Matthew Franklin Sias – Q&A

Matthew Franklin Sias is the author of Frolic which is published by Vulpine Press on 8 October 2021.

Matthew kindly answered a few of my questions.

1. Tell us a little about Frolic.

Frolic is a humorous (I hope!) take on the misunderstood world of nudism and naturism. The protagonist, Brian, is a man approaching middle age, who finds himself living in a nudist park with his grandmother after having been fired from his job as a University Professor.

A self-described “alcohol enthusiast,” Brian struggles to maintain sobriety as he is led on a whirlwind tour of the entirely foreign world of naturism by his guide, the beautiful, blond, free-spirited, hopelessly disorganized, and perpetually naked Lisa.

As an outsider to the culture, Brian confronts his own demons and insecurities, as well as eventually developing an affinity for the eclectic residents of Deep Valley Nudist Park.

2. What inspired the book?

I have always been fascinated with misunderstood subcultures and contrarians, sometimes going so far as to immerse myself in those subcultures! For several years, I was a member of a landed naturist club in Washington State. This club as well as another provided the inspiration for Deep Valley. Characters in Frolic are hybrids of some of the interesting folks I have met through naturism.

I sought to dispel some myths about the culture or lifestyle, one being that the world of nudism is populated by hedonistic old hippies. While people who fit that description do exist, nudists come in every size, shape age, political persuasion, and religious belief. In a way, organized nudism is very conservative, with a few inviolable rules designed to keep participants safe and respectful.

3. Are you a plan, plan, plan writer or do you sit down and see where the words take you?

For months, I had attempted to plan out, in detail, the plot, conflict, and conclusion to Frolic, but found that I was getting nowhere without actually starting the process. I started with three key characters, Lisa, Brian, and Grandma Clara, and developed a basic understanding of their personalities and motivations before delving in. Once I started writing, I let the characters take me where they pleased. Soon, several minor characters materialized spontaneously, and the plot began to take shape. As I am sure many writers would attest, fictional characters seem to take on a life of their own. I am often surprised by how they grow and change the plot in ways I never would have expected.

My first two published books were autobiographical; I found the process of writing fiction both challenging and satisfying.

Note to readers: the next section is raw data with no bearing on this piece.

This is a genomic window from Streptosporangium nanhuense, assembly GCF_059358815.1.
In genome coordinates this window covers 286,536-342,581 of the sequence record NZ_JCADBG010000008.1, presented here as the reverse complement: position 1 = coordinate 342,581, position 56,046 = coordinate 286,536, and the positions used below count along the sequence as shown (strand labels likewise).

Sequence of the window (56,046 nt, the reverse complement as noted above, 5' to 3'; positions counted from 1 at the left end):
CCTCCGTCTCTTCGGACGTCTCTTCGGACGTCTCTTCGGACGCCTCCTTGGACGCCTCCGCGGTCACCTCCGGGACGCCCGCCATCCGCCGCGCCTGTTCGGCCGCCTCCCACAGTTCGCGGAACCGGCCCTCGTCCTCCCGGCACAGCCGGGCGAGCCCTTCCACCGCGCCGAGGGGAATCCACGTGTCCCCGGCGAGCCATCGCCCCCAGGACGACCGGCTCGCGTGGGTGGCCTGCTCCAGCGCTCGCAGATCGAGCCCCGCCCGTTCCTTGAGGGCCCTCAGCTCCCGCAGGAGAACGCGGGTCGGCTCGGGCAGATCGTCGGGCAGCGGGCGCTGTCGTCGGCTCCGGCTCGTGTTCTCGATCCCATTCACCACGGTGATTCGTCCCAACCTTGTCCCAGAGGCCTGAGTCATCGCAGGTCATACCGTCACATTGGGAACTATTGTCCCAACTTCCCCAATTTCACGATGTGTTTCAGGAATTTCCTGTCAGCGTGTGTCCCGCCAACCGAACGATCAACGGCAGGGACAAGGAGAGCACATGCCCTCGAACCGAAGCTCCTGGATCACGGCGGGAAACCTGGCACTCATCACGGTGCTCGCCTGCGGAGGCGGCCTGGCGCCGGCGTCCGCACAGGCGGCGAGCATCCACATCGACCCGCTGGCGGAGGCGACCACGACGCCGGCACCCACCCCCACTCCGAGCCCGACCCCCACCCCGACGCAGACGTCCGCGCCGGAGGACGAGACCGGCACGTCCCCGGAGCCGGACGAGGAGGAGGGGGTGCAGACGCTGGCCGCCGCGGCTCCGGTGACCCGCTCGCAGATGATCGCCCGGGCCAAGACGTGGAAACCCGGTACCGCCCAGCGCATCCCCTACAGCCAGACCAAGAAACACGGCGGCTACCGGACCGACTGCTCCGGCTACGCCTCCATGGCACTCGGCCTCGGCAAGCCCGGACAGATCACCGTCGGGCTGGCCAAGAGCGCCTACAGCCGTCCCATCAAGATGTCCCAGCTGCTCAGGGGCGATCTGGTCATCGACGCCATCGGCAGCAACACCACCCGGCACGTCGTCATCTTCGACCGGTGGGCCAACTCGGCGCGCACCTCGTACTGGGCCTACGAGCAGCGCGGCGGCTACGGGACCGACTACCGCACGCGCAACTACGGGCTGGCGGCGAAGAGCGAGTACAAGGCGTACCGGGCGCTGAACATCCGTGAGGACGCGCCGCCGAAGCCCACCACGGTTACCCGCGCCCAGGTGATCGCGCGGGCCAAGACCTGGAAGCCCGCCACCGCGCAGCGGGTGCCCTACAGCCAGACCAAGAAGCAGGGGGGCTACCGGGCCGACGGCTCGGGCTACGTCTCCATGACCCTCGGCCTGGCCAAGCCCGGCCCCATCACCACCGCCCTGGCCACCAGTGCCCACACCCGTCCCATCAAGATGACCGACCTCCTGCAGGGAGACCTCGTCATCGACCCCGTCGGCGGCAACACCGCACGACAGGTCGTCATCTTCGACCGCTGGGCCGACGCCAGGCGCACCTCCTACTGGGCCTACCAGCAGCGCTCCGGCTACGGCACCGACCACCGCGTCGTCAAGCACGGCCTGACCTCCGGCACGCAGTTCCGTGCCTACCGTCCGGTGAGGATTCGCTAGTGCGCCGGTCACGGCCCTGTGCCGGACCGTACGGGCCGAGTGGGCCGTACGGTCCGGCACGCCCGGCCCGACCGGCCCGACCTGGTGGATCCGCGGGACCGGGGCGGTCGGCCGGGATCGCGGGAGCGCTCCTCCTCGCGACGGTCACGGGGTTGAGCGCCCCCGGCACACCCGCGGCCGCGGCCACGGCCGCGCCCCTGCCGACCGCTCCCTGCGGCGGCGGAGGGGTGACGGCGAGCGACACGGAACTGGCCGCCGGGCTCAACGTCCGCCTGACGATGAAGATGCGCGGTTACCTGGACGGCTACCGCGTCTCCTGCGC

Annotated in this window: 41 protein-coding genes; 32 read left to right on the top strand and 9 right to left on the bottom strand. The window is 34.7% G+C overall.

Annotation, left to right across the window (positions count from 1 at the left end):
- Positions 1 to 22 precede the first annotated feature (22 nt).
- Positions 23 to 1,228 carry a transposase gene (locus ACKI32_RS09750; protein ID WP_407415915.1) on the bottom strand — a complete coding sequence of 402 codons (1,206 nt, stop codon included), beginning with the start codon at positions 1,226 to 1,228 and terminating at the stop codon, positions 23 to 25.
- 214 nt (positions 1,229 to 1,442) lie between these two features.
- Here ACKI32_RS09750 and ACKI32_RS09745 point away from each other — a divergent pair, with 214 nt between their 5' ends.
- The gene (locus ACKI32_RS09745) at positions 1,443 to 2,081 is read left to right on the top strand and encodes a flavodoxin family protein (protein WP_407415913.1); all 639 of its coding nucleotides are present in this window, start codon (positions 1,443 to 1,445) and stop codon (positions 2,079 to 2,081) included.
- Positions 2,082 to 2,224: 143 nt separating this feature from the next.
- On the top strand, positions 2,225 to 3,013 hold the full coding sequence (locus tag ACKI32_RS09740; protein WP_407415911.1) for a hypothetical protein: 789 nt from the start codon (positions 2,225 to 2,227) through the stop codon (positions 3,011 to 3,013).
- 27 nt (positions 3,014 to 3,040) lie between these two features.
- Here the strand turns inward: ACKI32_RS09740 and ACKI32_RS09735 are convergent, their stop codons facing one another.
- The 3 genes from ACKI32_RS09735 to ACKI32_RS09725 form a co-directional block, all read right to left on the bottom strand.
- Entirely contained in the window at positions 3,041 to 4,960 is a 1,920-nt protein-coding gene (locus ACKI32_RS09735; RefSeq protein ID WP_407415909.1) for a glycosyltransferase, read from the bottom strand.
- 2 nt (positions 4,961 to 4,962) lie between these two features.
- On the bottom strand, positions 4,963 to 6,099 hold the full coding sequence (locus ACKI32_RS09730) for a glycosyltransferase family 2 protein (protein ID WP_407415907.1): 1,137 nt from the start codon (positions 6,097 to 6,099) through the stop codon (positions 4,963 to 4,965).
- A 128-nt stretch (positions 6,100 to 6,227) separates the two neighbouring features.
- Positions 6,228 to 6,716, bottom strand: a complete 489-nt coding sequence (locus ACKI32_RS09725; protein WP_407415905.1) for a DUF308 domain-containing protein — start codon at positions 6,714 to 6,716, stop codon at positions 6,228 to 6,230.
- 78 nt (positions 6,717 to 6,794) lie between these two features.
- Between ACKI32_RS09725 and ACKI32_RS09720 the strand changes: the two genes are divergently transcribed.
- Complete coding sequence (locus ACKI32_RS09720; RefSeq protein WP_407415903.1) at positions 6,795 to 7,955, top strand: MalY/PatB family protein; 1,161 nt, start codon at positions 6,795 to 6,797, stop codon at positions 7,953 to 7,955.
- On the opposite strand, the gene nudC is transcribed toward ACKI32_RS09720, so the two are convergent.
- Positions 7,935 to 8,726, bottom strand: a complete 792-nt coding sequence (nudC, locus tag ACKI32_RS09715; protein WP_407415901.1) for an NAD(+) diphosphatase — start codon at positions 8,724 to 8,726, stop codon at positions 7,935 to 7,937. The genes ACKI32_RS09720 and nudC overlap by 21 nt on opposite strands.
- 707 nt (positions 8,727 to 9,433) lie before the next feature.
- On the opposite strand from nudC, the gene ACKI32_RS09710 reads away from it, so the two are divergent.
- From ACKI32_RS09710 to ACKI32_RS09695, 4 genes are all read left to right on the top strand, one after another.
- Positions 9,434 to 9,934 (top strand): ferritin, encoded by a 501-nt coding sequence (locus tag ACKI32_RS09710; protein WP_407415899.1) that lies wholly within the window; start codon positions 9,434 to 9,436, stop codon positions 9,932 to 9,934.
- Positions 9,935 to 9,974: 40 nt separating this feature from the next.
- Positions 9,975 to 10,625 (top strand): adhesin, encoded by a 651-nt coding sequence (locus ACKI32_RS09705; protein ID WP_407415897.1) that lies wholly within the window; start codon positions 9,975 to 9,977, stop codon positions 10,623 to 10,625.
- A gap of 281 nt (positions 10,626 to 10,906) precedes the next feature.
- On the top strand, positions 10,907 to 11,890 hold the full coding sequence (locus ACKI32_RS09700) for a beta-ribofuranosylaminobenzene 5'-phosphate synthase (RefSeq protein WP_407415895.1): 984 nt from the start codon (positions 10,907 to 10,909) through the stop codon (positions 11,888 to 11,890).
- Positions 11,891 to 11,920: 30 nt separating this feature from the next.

4. Is there anything about the process of publishing a book that surprised you?

Probably how much work it takes to get it right! I must have completed at least a dozen edits and re-writes, added details, and removed small vignettes that added little to the progress of the story. Even now, I can look at the script and wish I had expanded more in certain areas.

5. What do you do when you aren’t writing? What do you do to relax and get away from it all?

My “day job” is as a firefighter. The schedule allows me a lot of free time. Spring and summer in the Greater Seattle area, where I live, are glorious, sunny, and mild. I do a lot of kayaking with no particular destination in mind, saltwater swimming, and just observing the sea life. I have two young daughter, and I enjoy taking them to local parks and getting ice cream afterwards. Winters here can be a bit dreary. I usually write, read, and occasionally find my way back to the gym after a long hiatus.

6. If you could only read one book for the rest of your life which book would it be?

I would like to read the complete works of C.S. Lewis, the late British writer and theologian. Like Lewis, I have always wished I could have faith in the Almighty, but have struggled with various intellectual hang-ups along the way. I’m still a skeptic. I think C.S. Lewis published around thirty books, so that should take me a while!

7. I like to end my Q&As with the same question so here we go. During all the Q&As and interviews you’ve done what question have you not been asked that you wish had been asked – and what’s the answer?

Why do you write?

For me, it’s cathartic. It’s a way of opening the pressure valve on my constant internal monologue. I think there is something satisfying about leaving a legacy, no matter how small it might be. Writing has never been a money-making venture for me. I write about what interests me, and if others are interested in what I write, all the better!

About the Book

A nudist park wasn’t exactly where Brian thought he’d be at thirty-four. But homeless, jobless, and about to be divorced, it’s where he ends up. Living in his grandmother’s trailer, whiling away the days in a drunken stupor, his elderly neighbor gardening totally starkers.

A self-confessed ‘textile’ and alcohol enthusiast, he is at a crossroads in life. But when the park’s future comes under threat, Brian finds himself desperate to save his new home and the rest of its aging residents.

Over time he becomes drawn to these extraordinary people, where no one cares how much money you earn or what you look like. Where people are free to be themselves as nature intended.

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